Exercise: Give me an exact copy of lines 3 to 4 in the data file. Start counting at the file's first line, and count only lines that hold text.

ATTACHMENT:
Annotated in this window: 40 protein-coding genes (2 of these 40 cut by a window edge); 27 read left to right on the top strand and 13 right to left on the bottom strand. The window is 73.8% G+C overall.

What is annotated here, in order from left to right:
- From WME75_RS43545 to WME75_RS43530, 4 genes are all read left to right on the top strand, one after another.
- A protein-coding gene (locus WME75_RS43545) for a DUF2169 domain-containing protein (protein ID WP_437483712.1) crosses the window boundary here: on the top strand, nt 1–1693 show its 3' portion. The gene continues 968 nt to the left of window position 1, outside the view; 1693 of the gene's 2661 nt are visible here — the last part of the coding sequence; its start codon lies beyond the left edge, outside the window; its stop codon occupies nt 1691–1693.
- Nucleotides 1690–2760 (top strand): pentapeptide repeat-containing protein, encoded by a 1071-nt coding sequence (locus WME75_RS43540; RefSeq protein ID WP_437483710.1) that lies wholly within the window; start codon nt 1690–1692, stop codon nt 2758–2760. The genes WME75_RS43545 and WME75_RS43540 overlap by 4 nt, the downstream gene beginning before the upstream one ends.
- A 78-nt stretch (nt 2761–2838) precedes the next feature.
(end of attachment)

- From WME75_RS43545 to WME75_RS43530, 4 genes are all read left to right on the top strand, one after another.
- A protein-coding gene (locus WME75_RS43545) for a DUF2169 domain-containing protein (protein ID WP_437483712.1) crosses the window boundary here: on the top strand, nt 1–1693 show its 3' portion. The gene continues 968 nt to the left of window position 1, outside the view; 1693 of the gene's 2661 nt are visible here — the last part of the coding sequence; its start codon lies beyond the left edge, outside the window; its stop codon occupies nt 1691–1693.